To the first business question, we can conclude that Senior ICs have significantly lower multitasking hours than Managers. Although the data for the two groups are not normal or equal in variance, the mitigating solutions we used have also found the differences to be significant. Moreover, it appears that significant differences also exist across other levels when we reviewed the post-hoc tests.

## 4.1 Should I use a t-test or ANOVA for comparing exactly two groups?

One question worth discussing is the scenario at (1). Suppose that normality is observed in both groups, does it make a difference whether I use the t-test or ANOVA if I am comparing exactly two groups?

The textbook recommendation is that whenever one is comparing exactly two groups one should use the t-test, and ANOVA whenever there are more than two groups being compared. What can get confusing here is that there is the classic Student’s t-test and the Welch’s t-test.

When ANOVA is used to compare two groups, the results will be
equivalent to a classic (Student’s) t-test with equal variances.^{7} However,
if we are talking about the Welch’s t-test instead, it may be preferable
over ANOVA because the Welch’s t-test takes into account
heteroscedasticity. When there is heteroscedasticity, ANOVA (as well as
Kruskall-Wallis) would become unstable and produce Type I errors, such
as:

- conservative estimates for large sample sizes
- inflated estimates for small sample size
^{8}

To further complicate matters, there is also a method called Welch’s
ANOVA which is like classic ANOVA but handles unequal variances better.
This can be done in R using `oneway.test()`

, but there is
some debate around best practice that is beyond the scope of this post.
^{9} It
would be prudent to run the Welch versions of the tests whenever we
suspect the data to be heteroscedastic.

The recurring themes here are: (1) to check for heteroscedasticity and normality, and (2) to run multiple tests to acquire a more comprehensive view.

## 4.2 t-tests, ANOVA, and linear regression - are they completely different?

The common assumptions shared by the three methods may have gave it away, but the t-test, ANOVA, and linear regression are actually related in the sense that one is a special case of another.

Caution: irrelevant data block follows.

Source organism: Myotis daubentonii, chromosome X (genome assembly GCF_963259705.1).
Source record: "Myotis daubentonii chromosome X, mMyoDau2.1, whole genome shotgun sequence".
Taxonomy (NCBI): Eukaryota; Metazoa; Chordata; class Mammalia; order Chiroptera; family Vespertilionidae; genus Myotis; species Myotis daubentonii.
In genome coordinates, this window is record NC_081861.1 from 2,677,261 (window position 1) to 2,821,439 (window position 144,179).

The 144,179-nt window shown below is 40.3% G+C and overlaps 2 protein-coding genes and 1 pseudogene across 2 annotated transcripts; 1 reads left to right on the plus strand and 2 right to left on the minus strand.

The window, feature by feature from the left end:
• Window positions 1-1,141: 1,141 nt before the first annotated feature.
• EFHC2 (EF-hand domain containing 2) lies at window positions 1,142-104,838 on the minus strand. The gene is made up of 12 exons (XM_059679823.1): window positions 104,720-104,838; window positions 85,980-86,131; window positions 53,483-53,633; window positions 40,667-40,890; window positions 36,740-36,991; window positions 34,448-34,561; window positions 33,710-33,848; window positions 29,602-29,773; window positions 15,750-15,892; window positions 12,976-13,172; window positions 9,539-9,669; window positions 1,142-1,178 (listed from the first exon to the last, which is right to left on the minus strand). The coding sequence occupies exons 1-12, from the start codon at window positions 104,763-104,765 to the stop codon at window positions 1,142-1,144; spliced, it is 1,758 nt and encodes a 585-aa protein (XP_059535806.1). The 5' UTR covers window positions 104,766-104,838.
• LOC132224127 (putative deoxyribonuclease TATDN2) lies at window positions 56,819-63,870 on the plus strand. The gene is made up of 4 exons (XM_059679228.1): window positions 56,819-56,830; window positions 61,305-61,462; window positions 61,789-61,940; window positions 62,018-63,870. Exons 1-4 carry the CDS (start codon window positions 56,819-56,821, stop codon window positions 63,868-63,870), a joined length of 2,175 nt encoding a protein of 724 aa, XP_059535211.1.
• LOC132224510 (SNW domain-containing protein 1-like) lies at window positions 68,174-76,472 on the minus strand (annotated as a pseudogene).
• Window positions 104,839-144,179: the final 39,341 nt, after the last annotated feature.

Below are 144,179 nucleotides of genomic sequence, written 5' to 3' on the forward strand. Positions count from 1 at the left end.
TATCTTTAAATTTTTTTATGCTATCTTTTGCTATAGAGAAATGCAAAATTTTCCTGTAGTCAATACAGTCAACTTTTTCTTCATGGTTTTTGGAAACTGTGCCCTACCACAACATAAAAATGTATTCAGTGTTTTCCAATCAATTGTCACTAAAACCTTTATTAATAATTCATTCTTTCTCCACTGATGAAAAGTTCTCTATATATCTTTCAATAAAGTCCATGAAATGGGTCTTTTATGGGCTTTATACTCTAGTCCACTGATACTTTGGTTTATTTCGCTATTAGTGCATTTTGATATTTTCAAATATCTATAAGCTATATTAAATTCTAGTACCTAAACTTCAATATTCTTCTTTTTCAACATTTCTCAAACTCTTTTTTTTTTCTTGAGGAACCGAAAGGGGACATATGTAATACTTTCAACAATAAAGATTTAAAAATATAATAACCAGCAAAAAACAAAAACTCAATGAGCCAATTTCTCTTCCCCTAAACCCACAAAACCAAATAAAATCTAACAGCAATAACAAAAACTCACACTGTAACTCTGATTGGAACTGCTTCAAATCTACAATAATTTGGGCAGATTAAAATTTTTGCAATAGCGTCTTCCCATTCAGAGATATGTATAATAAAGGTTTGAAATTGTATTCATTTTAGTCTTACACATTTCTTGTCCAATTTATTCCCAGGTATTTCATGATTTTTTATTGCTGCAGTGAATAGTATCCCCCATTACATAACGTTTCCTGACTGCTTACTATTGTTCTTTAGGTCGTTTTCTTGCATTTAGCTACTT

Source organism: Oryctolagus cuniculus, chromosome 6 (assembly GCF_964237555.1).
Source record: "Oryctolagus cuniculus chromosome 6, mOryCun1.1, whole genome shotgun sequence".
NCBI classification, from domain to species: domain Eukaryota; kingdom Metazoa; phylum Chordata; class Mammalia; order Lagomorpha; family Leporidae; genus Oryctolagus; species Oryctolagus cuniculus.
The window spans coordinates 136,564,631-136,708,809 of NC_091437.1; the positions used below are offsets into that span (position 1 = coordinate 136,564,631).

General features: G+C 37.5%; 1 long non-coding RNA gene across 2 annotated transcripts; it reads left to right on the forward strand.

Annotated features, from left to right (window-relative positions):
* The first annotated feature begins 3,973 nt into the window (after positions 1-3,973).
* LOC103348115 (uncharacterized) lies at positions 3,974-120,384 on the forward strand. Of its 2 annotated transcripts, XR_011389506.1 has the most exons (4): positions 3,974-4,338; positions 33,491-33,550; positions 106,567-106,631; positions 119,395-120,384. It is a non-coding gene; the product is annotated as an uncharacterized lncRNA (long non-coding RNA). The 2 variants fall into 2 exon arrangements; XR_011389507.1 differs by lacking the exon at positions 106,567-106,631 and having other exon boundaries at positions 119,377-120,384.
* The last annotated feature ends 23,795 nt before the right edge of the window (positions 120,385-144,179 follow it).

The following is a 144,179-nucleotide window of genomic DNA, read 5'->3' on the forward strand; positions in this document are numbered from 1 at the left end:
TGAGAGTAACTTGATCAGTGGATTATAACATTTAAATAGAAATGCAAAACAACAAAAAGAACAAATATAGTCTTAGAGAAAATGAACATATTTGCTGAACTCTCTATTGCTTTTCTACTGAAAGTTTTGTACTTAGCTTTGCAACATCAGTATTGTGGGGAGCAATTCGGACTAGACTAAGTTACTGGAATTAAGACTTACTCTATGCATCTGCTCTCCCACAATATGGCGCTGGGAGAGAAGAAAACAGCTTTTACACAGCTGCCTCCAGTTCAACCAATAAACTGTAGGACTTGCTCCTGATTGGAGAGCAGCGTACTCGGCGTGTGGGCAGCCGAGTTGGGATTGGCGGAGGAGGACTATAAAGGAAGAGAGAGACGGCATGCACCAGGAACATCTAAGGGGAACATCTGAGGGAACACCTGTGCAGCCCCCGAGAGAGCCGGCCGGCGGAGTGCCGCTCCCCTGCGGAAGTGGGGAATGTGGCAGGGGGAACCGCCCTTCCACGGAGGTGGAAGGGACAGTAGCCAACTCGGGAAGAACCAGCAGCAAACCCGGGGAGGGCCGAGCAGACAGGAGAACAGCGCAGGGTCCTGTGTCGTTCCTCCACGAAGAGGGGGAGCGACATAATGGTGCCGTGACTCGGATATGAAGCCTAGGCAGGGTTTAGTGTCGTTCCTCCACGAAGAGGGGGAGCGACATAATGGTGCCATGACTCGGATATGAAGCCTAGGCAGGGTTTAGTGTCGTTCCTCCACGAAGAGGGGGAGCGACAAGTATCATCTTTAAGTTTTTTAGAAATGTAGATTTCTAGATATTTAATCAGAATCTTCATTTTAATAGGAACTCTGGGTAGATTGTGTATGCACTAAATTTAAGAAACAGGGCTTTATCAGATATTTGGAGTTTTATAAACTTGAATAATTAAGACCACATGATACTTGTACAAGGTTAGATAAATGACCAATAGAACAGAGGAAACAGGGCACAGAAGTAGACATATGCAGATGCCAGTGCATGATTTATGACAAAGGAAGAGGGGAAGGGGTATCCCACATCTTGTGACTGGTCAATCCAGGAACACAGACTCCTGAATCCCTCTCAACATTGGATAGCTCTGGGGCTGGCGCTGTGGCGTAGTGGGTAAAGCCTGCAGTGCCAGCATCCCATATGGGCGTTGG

The t-test is considered a special case of ANOVA, since the classic
Student’s t-test is the same as ANOVA in comparing two groups when
variances are equal. When the t-test statistic is squared, you get the
corresponding f-statistic in the ANOVA.^{10}

On the other hand, an ANOVA model is the same as a regression with a
dummy variable. In fact, the `aov()`

function in R is a
wrapper around the linear regression function `lm()`

. Steve
Midway’s *Analysis
in R* has a chapter which compares the outputs when running
ANOVA using `lm()`

versus `aov()`

.

All of these procedures are subsumed under the General Linear Model and share the same assumptions.

# End Notes

This has been a very long post - hope you have found this useful! Due to the vastness of the subject, it will not be possible to detail every consideration and method. However, this should hopefully make flow charts like the below easier to follow:

Please comment in the Disqus box down below if you have any feedback or suggestions. Do also check out the References list below for further reading; as I wrote this I have attempted to link to the brilliant resources referenced as diligently as possible.

# References

a scenario in modelling where your predictor variables are correlated, which could lead to a poor inference.↩︎

See https://learn.microsoft.com/en-us/viva/insights/use/metric-definitions for definitions.↩︎

See Mishra P, Pandey CM, Singh U, Gupta A, Sahu C, Keshri A. Descriptive statistics and normality tests for statistical data. Ann Card Anaesth. 2019 Jan-Mar;22(1):67-72. doi: 10.4103/aca.ACA_157_18. PMID: 30648682; PMCID: PMC6350423.↩︎

The other well-known alternative test for normality is the

**Kolmogorov-Smirnoff**test, run in R using`ks.test()`

. The KS test looks at the quantile where your empirical cumulative distribution function differs maximally from the normal’s theoretical cumulative distribution function. This is often somewhere in the middle of the distribution. On the other hand, the Shapiro-Wilk test focusses on the tails of the distribution, which is consistent to what we are seeing the Q-Q plots.↩︎References original article at https://www.scribbr.com/statistics/anova-in-r/.↩︎

An alternative is the Tukey Honest Significant Differences (

`TukeyHSD()`

), which won’t be detailed here. The`TukeyHSD()`

function operates on top of the object returned by`aov()`

.↩︎See this discussion and this.↩︎

See https://statisticsbyjim.com/anova/welchs-anova-compared-to-classic-one-way-anova/; https://blog.minitab.com/en/adventures-in-statistics-2/did-welchs-anova-make-fishers-classic-one-way-anova-obsolete; http://ritsokiguess.site/docs/2017/05/19/welch-analysis-of-variance/. See also Liu, H. (2015). Comparing Welch ANOVA, a Kruskal-Wallis test, and traditional ANOVA in case of heterogeneity of variance. Virginia Commonwealth University.↩︎

It is worth a quick footnote on the differences between the t-statistic and the f-statistic. The f-statistic is an output that is found in both the F-tests for variance (see

`var.test()`

) and ANOVA (see`aov()`

). The f-statistic is a ratio of two variances, and variance is squared standard deviation. Note that the f-tests for variance and ANOVA are not the same, as the former compares variances of two populations whereas the latter compares within- and between-group variances, even though both tests use the f-distribution. When there are only two groups for the one-way ANOVA F-test, the f-statistic is equal to the square of the Student’s t-statistic.↩︎